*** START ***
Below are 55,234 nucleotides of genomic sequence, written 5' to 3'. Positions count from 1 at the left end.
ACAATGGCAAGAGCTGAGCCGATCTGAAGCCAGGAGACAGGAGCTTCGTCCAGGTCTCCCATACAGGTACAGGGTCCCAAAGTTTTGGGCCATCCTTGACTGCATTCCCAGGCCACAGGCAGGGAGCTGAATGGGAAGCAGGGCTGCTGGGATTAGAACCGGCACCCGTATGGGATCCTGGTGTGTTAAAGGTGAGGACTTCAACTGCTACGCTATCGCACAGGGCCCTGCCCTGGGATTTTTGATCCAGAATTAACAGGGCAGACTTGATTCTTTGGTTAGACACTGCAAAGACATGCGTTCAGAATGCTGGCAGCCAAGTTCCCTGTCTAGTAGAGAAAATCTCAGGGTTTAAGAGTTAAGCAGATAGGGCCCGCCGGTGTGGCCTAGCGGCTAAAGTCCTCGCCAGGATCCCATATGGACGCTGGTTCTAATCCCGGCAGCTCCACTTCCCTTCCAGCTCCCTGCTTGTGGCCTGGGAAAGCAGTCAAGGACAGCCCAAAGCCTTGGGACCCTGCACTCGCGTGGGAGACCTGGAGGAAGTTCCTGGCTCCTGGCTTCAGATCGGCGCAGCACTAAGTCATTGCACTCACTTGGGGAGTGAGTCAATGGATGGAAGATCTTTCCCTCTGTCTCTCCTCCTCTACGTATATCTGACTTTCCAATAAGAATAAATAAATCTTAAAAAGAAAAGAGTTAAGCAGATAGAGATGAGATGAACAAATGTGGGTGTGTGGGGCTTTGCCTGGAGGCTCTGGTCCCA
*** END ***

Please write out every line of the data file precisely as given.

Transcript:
Below are 55,234 nucleotides of genomic sequence, written 5' to 3'. Positions count from 1 at the left end.
ACAATGGCAAGAGCTGAGCCGATCTGAAGCCAGGAGACAGGAGCTTCGTCCAGGTCTCCCATACAGGTACAGGGTCCCAAAGTTTTGGGCCATCCTTGACTGCATTCCCAGGCCACAGGCAGGGAGCTGAATGGGAAGCAGGGCTGCTGGGATTAGAACCGGCACCCGTATGGGATCCTGGTGTGTTAAAGGTGAGGACTTCAACTGCTACGCTATCGCACAGGGCCCTGCCCTGGGATTTTTGATCCAGAATTAACAGGGCAGACTTGATTCTTTGGTTAGACACTGCAAAGACATGCGTTCAGAATGCTGGCAGCCAAGTTCCCTGTCTAGTAGAGAAAATCTCAGGGTTTAAGAGTTAAGCAGATAGGGCCCGCCGGTGTGGCCTAGCGGCTAAAGTCCTCGCCAGGATCCCATATGGACGCTGGTTCTAATCCCGGCAGCTCCACTTCCCTTCCAGCTCCCTGCTTGTGGCCTGGGAAAGCAGTCAAGGACAGCCCAAAGCCTTGGGACCCTGCACTCGCGTGGGAGACCTGGAGGAAGTTCCTGGCTCCTGGCTTCAGATCGGCGCAGCACTAAGTCATTGCACTCACTTGGGGAGTGAGTCAATGGATGGAAGATCTTTCCCTCTGTCTCTCCTCCTCTACGTATATCTGACTTTCCAATAAGAATAAATAAATCTTAAAAAGAAAAGAGTTAAGCAGATAGAGATGAGATGAACAAATGTGGGTGTGTGGGGCTTTGCCTGGAGGCTCTGGTCCCA